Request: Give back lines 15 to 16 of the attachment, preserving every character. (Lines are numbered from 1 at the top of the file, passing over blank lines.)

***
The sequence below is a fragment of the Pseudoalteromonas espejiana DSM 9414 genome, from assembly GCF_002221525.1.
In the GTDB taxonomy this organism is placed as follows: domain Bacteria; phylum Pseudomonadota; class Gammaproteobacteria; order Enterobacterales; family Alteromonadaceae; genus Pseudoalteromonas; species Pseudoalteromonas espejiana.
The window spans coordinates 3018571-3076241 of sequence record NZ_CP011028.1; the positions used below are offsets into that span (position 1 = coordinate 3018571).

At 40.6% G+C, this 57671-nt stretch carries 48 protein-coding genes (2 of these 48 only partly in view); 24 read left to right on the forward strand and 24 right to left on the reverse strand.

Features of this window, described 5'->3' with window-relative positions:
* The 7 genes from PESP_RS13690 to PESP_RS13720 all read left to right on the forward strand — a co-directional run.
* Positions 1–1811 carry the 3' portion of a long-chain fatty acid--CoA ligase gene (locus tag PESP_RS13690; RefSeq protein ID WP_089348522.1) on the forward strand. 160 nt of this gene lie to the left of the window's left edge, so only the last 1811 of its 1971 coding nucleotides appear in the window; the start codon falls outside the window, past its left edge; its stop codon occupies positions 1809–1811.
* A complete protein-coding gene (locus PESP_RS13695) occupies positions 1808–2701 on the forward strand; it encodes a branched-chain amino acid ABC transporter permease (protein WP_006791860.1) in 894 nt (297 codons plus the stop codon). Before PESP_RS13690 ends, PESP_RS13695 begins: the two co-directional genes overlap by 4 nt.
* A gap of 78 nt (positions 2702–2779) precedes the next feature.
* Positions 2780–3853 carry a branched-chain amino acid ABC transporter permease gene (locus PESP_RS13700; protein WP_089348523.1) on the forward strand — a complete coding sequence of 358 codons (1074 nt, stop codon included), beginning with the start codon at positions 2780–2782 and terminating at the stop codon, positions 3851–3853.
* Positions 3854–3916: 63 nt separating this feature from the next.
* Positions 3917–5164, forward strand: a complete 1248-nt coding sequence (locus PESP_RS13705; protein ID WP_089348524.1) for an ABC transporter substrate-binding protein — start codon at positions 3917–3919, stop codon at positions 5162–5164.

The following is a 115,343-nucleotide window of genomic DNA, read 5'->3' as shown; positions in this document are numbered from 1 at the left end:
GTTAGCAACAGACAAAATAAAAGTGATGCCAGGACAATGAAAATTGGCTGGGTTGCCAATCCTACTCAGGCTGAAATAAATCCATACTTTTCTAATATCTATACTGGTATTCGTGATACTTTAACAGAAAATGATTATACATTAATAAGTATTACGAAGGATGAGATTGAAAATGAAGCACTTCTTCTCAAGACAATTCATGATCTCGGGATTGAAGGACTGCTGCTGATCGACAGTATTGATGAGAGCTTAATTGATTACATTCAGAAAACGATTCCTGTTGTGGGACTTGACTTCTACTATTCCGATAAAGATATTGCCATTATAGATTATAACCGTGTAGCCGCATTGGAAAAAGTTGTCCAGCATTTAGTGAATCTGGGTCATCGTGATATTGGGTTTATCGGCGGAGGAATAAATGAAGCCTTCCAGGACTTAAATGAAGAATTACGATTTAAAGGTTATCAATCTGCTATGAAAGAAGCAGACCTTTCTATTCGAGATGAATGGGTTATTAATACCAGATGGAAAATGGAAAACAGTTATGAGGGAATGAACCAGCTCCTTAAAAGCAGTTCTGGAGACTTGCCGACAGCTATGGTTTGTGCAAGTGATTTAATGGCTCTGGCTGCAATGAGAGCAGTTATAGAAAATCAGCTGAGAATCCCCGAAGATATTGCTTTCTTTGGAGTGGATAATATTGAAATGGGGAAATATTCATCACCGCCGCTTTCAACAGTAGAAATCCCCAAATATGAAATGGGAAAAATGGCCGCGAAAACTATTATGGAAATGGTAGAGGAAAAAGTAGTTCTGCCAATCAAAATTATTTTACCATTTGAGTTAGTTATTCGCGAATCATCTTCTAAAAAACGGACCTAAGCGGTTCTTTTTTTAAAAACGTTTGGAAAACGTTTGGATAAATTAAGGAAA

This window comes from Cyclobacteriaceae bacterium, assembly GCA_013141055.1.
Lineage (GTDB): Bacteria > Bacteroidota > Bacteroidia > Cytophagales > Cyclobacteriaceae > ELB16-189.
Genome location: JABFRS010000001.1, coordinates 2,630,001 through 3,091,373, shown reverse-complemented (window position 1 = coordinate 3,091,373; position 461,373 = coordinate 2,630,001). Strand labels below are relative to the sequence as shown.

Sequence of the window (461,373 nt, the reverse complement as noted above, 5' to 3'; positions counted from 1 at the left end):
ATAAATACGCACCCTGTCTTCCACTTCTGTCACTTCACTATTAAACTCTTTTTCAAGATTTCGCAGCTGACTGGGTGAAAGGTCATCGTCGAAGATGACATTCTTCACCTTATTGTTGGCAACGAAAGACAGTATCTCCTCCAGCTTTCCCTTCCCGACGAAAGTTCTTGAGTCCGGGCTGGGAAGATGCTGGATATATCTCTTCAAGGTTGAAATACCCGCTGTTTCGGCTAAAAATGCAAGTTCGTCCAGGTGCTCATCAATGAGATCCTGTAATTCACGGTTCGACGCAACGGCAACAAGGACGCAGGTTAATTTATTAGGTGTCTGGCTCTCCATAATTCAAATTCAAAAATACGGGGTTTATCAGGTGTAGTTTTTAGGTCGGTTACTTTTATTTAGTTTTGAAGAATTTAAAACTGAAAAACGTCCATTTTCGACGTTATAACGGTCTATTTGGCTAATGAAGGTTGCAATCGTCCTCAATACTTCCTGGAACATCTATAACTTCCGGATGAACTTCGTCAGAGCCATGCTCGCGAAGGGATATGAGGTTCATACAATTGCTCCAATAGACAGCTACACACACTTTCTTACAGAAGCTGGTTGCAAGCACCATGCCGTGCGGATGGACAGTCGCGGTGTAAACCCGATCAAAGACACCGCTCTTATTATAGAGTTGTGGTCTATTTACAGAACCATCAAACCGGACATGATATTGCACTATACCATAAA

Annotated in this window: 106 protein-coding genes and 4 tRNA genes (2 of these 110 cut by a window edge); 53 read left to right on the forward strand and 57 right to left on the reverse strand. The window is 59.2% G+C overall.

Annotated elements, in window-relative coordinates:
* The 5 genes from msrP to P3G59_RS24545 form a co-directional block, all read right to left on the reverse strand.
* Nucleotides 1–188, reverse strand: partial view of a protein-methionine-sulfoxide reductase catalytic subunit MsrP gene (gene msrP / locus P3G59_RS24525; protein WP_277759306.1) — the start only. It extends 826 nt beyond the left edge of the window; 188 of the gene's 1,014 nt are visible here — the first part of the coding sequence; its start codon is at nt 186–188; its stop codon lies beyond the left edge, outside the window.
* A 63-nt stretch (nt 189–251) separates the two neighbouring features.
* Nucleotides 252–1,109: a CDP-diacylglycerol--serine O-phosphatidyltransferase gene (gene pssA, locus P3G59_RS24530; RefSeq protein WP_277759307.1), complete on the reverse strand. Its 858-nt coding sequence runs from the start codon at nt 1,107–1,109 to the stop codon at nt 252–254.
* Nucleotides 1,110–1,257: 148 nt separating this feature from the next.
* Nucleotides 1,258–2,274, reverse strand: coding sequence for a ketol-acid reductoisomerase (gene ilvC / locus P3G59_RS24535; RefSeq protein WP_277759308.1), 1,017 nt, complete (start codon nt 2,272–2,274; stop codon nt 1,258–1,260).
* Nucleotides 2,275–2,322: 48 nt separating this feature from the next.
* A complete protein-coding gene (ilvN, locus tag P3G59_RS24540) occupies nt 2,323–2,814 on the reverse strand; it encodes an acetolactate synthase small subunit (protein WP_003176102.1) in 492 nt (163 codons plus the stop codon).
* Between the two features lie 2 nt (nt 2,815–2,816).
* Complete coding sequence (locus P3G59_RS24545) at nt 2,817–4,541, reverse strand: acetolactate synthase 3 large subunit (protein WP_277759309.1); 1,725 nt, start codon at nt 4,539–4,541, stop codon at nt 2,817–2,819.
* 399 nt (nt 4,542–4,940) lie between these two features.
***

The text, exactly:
This window comes from Cyclobacteriaceae bacterium, assembly GCA_013141055.1.
Lineage (GTDB): Bacteria > Bacteroidota > Bacteroidia > Cytophagales > Cyclobacteriaceae > ELB16-189.